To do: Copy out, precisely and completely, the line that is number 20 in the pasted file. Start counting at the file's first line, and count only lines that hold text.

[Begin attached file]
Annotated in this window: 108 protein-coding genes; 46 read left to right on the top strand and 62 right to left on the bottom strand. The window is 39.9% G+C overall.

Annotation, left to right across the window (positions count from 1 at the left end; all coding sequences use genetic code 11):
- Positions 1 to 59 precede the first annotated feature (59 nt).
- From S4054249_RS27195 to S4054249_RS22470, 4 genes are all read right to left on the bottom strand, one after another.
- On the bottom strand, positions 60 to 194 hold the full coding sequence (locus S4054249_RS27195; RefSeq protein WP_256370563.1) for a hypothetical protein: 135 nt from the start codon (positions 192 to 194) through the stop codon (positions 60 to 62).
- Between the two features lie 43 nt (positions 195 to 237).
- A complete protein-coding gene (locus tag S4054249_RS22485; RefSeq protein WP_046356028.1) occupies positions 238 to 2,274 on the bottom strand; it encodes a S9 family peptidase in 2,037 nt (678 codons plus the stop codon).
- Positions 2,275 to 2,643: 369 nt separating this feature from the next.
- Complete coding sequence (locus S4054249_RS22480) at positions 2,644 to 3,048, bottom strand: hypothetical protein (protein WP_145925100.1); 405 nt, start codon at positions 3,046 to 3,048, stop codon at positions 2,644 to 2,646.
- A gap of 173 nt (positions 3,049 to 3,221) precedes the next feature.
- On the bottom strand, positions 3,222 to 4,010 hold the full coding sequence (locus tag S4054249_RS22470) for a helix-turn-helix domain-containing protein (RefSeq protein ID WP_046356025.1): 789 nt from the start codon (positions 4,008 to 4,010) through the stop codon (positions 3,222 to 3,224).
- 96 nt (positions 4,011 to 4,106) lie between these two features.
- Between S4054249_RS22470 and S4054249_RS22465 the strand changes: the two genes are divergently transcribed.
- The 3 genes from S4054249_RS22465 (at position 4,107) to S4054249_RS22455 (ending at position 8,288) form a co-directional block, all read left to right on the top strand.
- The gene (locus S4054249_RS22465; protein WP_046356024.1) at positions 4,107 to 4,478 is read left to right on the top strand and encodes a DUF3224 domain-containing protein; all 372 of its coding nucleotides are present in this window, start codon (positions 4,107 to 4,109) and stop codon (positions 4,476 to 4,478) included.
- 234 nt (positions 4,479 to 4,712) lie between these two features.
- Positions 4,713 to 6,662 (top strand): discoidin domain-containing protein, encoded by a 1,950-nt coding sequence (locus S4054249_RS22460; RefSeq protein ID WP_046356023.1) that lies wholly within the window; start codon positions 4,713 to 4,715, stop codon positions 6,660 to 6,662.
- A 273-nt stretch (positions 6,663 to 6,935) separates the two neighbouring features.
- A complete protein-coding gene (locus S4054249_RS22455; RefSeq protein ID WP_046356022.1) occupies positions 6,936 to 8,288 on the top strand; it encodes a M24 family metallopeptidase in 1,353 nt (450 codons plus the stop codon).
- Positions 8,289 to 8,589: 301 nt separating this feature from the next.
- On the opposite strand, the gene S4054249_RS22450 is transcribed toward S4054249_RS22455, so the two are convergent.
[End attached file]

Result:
- Positions 8,289 to 8,589: 301 nt separating this feature from the next.